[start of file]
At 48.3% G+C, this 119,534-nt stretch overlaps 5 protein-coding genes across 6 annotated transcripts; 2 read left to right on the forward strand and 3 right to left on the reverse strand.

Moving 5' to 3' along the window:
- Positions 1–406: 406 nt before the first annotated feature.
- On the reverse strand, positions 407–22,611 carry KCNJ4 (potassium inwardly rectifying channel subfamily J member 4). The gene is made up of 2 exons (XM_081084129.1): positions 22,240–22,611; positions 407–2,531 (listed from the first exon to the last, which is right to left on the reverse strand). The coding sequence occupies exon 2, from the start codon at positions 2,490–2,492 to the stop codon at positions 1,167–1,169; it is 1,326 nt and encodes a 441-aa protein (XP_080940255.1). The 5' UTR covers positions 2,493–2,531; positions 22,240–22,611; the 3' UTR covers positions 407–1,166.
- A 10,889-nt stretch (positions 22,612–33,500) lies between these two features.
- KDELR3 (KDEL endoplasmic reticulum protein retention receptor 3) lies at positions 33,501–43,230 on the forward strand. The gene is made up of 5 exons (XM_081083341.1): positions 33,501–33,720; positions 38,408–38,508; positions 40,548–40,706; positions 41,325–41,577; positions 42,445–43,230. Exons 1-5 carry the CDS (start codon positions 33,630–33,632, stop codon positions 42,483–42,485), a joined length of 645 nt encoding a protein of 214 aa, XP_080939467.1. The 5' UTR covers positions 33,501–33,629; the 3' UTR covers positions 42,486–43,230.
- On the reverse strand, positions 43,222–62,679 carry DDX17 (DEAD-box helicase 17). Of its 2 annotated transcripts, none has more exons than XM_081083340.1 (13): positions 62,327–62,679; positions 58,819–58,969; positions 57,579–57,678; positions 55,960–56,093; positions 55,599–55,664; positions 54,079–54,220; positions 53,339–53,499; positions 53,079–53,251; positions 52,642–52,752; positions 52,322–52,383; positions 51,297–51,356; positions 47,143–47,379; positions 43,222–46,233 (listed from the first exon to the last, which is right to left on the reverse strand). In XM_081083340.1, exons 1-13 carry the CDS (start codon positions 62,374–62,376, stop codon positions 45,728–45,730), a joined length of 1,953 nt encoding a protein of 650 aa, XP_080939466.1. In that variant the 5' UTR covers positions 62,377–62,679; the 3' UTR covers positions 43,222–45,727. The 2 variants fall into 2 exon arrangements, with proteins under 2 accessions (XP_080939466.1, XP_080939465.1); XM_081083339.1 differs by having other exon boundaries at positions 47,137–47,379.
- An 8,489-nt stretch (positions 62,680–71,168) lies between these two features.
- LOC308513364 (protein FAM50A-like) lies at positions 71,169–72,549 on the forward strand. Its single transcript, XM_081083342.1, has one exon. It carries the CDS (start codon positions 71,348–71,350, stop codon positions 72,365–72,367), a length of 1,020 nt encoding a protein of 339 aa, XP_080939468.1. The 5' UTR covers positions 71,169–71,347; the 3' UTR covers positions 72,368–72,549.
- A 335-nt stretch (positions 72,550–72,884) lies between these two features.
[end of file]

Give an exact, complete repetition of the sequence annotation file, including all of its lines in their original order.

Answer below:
At 48.3% G+C, this 119,534-nt stretch overlaps 5 protein-coding genes across 6 annotated transcripts; 2 read left to right on the forward strand and 3 right to left on the reverse strand.

Moving 5' to 3' along the window:
- Positions 1–406: 406 nt before the first annotated feature.
- On the reverse strand, positions 407–22,611 carry KCNJ4 (potassium inwardly rectifying channel subfamily J member 4). The gene is made up of 2 exons (XM_081084129.1): positions 22,240–22,611; positions 407–2,531 (listed from the first exon to the last, which is right to left on the reverse strand). The coding sequence occupies exon 2, from the start codon at positions 2,490–2,492 to the stop codon at positions 1,167–1,169; it is 1,326 nt and encodes a 441-aa protein (XP_080940255.1). The 5' UTR covers positions 2,493–2,531; positions 22,240–22,611; the 3' UTR covers positions 407–1,166.
- A 10,889-nt stretch (positions 22,612–33,500) lies between these two features.
- KDELR3 (KDEL endoplasmic reticulum protein retention receptor 3) lies at positions 33,501–43,230 on the forward strand. The gene is made up of 5 exons (XM_081083341.1): positions 33,501–33,720; positions 38,408–38,508; positions 40,548–40,706; positions 41,325–41,577; positions 42,445–43,230. Exons 1-5 carry the CDS (start codon positions 33,630–33,632, stop codon positions 42,483–42,485), a joined length of 645 nt encoding a protein of 214 aa, XP_080939467.1. The 5' UTR covers positions 33,501–33,629; the 3' UTR covers positions 42,486–43,230.
- On the reverse strand, positions 43,222–62,679 carry DDX17 (DEAD-box helicase 17). Of its 2 annotated transcripts, none has more exons than XM_081083340.1 (13): positions 62,327–62,679; positions 58,819–58,969; positions 57,579–57,678; positions 55,960–56,093; positions 55,599–55,664; positions 54,079–54,220; positions 53,339–53,499; positions 53,079–53,251; positions 52,642–52,752; positions 52,322–52,383; positions 51,297–51,356; positions 47,143–47,379; positions 43,222–46,233 (listed from the first exon to the last, which is right to left on the reverse strand). In XM_081083340.1, exons 1-13 carry the CDS (start codon positions 62,374–62,376, stop codon positions 45,728–45,730), a joined length of 1,953 nt encoding a protein of 650 aa, XP_080939466.1. In that variant the 5' UTR covers positions 62,377–62,679; the 3' UTR covers positions 43,222–45,727. The 2 variants fall into 2 exon arrangements, with proteins under 2 accessions (XP_080939466.1, XP_080939465.1); XM_081083339.1 differs by having other exon boundaries at positions 47,137–47,379.
- An 8,489-nt stretch (positions 62,680–71,168) lies between these two features.
- LOC308513364 (protein FAM50A-like) lies at positions 71,169–72,549 on the forward strand. Its single transcript, XM_081083342.1, has one exon. It carries the CDS (start codon positions 71,348–71,350, stop codon positions 72,365–72,367), a length of 1,020 nt encoding a protein of 339 aa, XP_080939468.1. The 5' UTR covers positions 71,169–71,347; the 3' UTR covers positions 72,368–72,549.
- A 335-nt stretch (positions 72,550–72,884) lies between these two features.